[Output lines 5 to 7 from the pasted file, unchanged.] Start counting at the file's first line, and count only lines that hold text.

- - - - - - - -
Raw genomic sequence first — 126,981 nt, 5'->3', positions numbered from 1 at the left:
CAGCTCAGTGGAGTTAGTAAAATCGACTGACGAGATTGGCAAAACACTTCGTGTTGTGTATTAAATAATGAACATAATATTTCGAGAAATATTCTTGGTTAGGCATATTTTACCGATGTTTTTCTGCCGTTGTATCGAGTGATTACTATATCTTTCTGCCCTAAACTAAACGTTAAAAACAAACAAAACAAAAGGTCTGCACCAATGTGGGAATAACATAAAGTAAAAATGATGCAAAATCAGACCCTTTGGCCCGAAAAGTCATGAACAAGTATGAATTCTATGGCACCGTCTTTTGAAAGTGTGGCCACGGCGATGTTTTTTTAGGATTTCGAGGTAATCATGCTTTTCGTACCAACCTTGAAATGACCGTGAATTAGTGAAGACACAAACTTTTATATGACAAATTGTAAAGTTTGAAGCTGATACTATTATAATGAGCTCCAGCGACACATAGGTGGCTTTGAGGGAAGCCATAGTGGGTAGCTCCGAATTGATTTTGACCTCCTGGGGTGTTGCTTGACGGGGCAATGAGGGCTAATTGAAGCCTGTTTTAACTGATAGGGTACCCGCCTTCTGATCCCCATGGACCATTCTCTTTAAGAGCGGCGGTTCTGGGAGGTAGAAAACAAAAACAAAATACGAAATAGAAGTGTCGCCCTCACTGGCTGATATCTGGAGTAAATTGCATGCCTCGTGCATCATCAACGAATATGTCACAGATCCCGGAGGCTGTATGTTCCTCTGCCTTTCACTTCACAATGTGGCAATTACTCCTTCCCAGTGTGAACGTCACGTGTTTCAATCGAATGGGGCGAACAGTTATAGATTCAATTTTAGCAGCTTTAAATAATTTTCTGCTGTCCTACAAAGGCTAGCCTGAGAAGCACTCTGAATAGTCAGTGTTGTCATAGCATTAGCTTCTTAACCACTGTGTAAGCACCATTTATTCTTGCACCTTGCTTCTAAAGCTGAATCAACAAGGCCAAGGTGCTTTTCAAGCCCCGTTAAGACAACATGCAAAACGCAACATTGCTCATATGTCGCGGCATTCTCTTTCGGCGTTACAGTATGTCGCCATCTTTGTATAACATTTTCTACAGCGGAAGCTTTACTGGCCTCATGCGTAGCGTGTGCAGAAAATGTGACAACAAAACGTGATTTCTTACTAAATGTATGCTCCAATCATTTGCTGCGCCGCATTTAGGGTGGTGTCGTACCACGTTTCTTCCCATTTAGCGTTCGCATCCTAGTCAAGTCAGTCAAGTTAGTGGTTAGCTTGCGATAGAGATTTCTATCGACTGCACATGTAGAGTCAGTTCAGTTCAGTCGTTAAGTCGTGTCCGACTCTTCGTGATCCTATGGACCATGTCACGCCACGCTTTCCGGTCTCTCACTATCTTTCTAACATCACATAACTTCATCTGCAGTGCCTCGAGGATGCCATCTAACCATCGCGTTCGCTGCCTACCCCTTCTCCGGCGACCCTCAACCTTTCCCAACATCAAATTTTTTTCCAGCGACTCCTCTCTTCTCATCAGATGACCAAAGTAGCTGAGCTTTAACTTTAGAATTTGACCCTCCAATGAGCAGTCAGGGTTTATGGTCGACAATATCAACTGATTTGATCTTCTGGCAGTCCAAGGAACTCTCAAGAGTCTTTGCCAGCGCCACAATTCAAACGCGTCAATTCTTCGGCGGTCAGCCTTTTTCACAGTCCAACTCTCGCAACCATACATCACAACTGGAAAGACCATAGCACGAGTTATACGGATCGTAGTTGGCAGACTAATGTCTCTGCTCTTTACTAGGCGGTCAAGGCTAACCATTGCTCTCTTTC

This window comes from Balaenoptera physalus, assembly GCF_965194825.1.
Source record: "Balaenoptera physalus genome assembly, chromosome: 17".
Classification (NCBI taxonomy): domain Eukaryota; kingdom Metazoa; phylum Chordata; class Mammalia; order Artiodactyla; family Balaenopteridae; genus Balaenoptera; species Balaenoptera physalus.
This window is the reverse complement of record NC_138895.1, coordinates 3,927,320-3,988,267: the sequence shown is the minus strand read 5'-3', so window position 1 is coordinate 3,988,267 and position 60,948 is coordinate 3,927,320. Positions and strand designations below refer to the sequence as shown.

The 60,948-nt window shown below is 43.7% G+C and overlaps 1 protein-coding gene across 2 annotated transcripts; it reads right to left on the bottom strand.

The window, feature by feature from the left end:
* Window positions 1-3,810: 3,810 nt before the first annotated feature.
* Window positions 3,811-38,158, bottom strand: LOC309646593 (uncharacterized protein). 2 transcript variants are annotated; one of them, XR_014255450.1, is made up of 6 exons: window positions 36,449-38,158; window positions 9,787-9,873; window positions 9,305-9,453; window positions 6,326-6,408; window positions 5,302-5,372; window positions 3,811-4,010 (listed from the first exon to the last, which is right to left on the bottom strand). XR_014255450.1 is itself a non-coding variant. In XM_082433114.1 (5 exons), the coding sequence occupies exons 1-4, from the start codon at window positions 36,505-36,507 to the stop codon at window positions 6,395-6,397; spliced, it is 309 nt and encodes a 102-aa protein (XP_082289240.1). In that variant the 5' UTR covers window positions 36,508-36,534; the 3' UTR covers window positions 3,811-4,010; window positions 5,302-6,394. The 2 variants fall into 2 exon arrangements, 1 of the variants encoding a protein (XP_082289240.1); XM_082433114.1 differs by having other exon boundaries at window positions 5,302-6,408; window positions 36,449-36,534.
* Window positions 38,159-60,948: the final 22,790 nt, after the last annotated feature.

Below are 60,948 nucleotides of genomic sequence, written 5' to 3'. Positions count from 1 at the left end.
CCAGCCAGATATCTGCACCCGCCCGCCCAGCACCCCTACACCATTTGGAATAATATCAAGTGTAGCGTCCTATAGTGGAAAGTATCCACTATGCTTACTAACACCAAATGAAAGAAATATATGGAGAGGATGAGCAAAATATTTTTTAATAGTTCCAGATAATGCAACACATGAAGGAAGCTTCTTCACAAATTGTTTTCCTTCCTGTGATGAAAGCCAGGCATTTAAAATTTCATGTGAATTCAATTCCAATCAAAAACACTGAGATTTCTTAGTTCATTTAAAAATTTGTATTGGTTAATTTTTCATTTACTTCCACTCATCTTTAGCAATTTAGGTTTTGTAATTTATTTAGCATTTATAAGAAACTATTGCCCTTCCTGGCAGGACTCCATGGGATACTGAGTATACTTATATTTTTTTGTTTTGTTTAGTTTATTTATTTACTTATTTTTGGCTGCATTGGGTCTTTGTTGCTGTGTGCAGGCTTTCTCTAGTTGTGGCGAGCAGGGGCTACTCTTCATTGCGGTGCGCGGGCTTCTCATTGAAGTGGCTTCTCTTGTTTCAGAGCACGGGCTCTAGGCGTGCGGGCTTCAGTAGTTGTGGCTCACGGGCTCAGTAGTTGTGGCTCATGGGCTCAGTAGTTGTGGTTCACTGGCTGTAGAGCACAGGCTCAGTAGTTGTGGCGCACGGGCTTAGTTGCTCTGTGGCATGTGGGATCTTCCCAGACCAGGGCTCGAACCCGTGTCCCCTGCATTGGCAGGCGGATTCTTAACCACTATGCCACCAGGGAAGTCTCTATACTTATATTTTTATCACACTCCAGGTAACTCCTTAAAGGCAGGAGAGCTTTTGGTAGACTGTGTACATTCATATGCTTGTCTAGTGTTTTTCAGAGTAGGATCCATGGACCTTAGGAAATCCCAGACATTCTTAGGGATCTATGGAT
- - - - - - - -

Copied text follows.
Classification (NCBI taxonomy): domain Eukaryota; kingdom Metazoa; phylum Chordata; class Mammalia; order Artiodactyla; family Balaenopteridae; genus Balaenoptera; species Balaenoptera physalus.
This window is the reverse complement of record NC_138895.1, coordinates 3,927,320-3,988,267: the sequence shown is the minus strand read 5'-3', so window position 1 is coordinate 3,988,267 and position 60,948 is coordinate 3,927,320. Positions and strand designations below refer to the sequence as shown.

The 60,948-nt window shown below is 43.7% G+C and overlaps 1 protein-coding gene across 2 annotated transcripts; it reads right to left on the bottom strand.